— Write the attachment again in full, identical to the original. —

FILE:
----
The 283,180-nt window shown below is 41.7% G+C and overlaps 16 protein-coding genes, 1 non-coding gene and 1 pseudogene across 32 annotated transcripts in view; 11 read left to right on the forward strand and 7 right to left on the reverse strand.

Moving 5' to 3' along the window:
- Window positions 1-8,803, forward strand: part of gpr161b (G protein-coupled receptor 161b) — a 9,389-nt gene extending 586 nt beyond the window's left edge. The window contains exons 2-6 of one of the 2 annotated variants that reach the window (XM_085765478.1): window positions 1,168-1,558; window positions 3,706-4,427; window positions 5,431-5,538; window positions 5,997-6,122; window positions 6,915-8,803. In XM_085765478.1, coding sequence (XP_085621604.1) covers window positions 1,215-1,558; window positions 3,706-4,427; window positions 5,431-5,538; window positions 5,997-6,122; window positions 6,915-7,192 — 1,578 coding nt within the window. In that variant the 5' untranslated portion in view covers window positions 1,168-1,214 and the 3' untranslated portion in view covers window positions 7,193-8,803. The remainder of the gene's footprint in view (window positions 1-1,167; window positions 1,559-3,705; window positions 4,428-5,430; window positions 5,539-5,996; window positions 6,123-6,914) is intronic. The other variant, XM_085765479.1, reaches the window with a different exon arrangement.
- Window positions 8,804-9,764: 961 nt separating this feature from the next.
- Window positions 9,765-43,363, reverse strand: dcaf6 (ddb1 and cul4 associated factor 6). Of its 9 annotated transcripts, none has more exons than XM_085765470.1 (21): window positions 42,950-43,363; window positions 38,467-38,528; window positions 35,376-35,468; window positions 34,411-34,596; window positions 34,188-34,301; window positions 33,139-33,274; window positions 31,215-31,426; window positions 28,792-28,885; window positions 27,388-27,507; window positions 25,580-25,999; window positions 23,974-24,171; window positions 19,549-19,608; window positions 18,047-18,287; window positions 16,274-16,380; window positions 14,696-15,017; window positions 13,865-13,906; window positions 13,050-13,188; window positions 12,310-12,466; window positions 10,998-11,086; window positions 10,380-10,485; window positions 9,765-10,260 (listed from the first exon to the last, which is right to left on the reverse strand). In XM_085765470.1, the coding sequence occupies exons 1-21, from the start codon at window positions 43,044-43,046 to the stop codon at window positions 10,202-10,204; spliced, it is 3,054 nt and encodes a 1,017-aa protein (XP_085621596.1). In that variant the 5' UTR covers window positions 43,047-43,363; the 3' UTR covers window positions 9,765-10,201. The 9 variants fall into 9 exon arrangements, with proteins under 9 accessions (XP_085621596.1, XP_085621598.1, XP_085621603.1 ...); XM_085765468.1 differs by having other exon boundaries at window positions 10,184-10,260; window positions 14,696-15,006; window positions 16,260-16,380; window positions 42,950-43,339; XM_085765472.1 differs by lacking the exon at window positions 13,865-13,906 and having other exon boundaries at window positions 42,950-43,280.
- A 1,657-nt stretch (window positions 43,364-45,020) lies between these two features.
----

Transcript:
The 283,180-nt window shown below is 41.7% G+C and overlaps 16 protein-coding genes, 1 non-coding gene and 1 pseudogene across 32 annotated transcripts in view; 11 read left to right on the forward strand and 7 right to left on the reverse strand.

Moving 5' to 3' along the window:
- Window positions 1-8,803, forward strand: part of gpr161b (G protein-coupled receptor 161b) — a 9,389-nt gene extending 586 nt beyond the window's left edge. The window contains exons 2-6 of one of the 2 annotated variants that reach the window (XM_085765478.1): window positions 1,168-1,558; window positions 3,706-4,427; window positions 5,431-5,538; window positions 5,997-6,122; window positions 6,915-8,803. In XM_085765478.1, coding sequence (XP_085621604.1) covers window positions 1,215-1,558; window positions 3,706-4,427; window positions 5,431-5,538; window positions 5,997-6,122; window positions 6,915-7,192 — 1,578 coding nt within the window. In that variant the 5' untranslated portion in view covers window positions 1,168-1,214 and the 3' untranslated portion in view covers window positions 7,193-8,803. The remainder of the gene's footprint in view (window positions 1-1,167; window positions 1,559-3,705; window positions 4,428-5,430; window positions 5,539-5,996; window positions 6,123-6,914) is intronic. The other variant, XM_085765479.1, reaches the window with a different exon arrangement.
- Window positions 8,804-9,764: 961 nt separating this feature from the next.
- Window positions 9,765-43,363, reverse strand: dcaf6 (ddb1 and cul4 associated factor 6). Of its 9 annotated transcripts, none has more exons than XM_085765470.1 (21): window positions 42,950-43,363; window positions 38,467-38,528; window positions 35,376-35,468; window positions 34,411-34,596; window positions 34,188-34,301; window positions 33,139-33,274; window positions 31,215-31,426; window positions 28,792-28,885; window positions 27,388-27,507; window positions 25,580-25,999; window positions 23,974-24,171; window positions 19,549-19,608; window positions 18,047-18,287; window positions 16,274-16,380; window positions 14,696-15,017; window positions 13,865-13,906; window positions 13,050-13,188; window positions 12,310-12,466; window positions 10,998-11,086; window positions 10,380-10,485; window positions 9,765-10,260 (listed from the first exon to the last, which is right to left on the reverse strand). In XM_085765470.1, the coding sequence occupies exons 1-21, from the start codon at window positions 43,044-43,046 to the stop codon at window positions 10,202-10,204; spliced, it is 3,054 nt and encodes a 1,017-aa protein (XP_085621596.1). In that variant the 5' UTR covers window positions 43,047-43,363; the 3' UTR covers window positions 9,765-10,201. The 9 variants fall into 9 exon arrangements, with proteins under 9 accessions (XP_085621596.1, XP_085621598.1, XP_085621603.1 ...); XM_085765468.1 differs by having other exon boundaries at window positions 10,184-10,260; window positions 14,696-15,006; window positions 16,260-16,380; window positions 42,950-43,339; XM_085765472.1 differs by lacking the exon at window positions 13,865-13,906 and having other exon boundaries at window positions 42,950-43,280.
- A 1,657-nt stretch (window positions 43,364-45,020) lies between these two features.